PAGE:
Deborah Butterfield, (1949- ), American artist, whose sculptures of horses have provided a means for her experiments with different materials and approaches to sculptural form. Her many sculptural incarnations of the horse express subtle variations of pose, gesture, emotion, and metaphor.
Butterfield started making life-sized horse sculptures in 1973, toward the end of the Vietnam War. She saw the mare as a symbol for patience, intuition, strength, and affirmation of life, standing in opposition to the destructive impulses of war. She also wanted to change the association of horse sculptures with portrayals of military officers on horseback, waving swords or flags. Each of Butterfield's horses expresses a different kind of energy. She constructed one series of horses from mud and sticks, as if the animals had formed themselves from debris in the wake of a flood. An example from this series is Dry Fork Horse--Resting (Cara) (1977, Whitney Museum of American Art, New York City).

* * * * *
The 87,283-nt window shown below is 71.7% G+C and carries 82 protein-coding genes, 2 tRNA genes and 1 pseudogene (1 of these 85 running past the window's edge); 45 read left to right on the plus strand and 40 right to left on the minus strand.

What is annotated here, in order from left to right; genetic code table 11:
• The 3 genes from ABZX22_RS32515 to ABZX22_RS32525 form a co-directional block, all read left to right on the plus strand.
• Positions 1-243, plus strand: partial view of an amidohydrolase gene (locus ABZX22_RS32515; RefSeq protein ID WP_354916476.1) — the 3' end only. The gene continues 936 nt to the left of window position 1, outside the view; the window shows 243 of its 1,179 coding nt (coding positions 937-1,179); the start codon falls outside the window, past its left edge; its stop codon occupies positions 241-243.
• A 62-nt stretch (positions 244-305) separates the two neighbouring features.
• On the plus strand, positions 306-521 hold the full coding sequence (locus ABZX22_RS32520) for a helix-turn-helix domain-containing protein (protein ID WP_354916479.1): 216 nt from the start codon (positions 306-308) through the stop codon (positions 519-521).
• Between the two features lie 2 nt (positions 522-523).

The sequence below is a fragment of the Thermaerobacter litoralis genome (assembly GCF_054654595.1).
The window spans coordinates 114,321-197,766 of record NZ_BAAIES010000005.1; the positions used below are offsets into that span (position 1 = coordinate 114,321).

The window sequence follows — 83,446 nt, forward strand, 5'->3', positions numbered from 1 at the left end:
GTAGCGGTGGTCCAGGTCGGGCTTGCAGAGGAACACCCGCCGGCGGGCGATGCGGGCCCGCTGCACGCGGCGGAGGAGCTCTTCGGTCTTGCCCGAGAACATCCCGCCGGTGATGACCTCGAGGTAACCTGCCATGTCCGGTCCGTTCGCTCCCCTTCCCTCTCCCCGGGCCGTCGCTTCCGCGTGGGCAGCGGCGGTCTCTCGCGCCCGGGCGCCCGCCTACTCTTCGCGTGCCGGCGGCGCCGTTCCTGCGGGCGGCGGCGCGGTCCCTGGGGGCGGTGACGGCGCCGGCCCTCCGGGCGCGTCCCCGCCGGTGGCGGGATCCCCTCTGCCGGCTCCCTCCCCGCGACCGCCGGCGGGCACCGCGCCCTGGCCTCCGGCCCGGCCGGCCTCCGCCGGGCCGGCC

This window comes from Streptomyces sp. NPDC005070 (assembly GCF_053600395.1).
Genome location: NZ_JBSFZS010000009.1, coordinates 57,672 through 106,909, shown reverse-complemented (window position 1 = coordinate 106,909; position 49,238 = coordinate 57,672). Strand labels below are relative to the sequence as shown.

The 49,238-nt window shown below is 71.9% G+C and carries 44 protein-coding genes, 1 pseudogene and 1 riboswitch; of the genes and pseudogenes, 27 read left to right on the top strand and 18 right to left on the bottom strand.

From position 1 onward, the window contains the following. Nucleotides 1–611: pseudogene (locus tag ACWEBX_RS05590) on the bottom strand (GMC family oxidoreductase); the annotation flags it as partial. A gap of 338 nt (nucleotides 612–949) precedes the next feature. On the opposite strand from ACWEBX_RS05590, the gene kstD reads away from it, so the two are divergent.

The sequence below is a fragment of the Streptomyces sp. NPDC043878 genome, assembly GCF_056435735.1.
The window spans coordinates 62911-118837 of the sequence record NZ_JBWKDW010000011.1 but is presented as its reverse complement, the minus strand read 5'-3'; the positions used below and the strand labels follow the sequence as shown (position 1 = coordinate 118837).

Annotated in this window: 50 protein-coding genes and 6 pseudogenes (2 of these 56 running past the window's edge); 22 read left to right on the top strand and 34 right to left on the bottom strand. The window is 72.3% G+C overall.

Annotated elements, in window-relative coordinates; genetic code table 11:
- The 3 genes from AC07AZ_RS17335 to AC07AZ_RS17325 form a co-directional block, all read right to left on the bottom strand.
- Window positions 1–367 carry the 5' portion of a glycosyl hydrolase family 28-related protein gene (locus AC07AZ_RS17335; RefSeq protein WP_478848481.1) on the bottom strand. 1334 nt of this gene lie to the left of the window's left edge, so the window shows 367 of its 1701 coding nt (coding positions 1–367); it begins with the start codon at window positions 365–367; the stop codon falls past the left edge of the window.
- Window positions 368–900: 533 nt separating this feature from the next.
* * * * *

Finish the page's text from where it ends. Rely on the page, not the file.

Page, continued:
Another series, begun in 1979, includes see-through horses made from a variety of found materials, such as steel, wood scraps, and rolls of barbed wire. A representative example from this series, Scrap Iron (1981, private collection, Woodside, California), looks like a jumble of metal rods and bars, except for the subtle but sure lines that define the sitting horse's neck, jaw, spine, bent hindquarters, and extended forelegs. Butterfield has said that horses only sit when they feel secure, and that she likes the image of a gallery full of sitting horses because it is an image of vulnerability and strength at the same time.
Born in San Diego, California, Butterfield studied at San Diego State University from 1966 to 1968 and at the University of California at San Diego in 1969. She then transferred to the University of California at Davis, where she...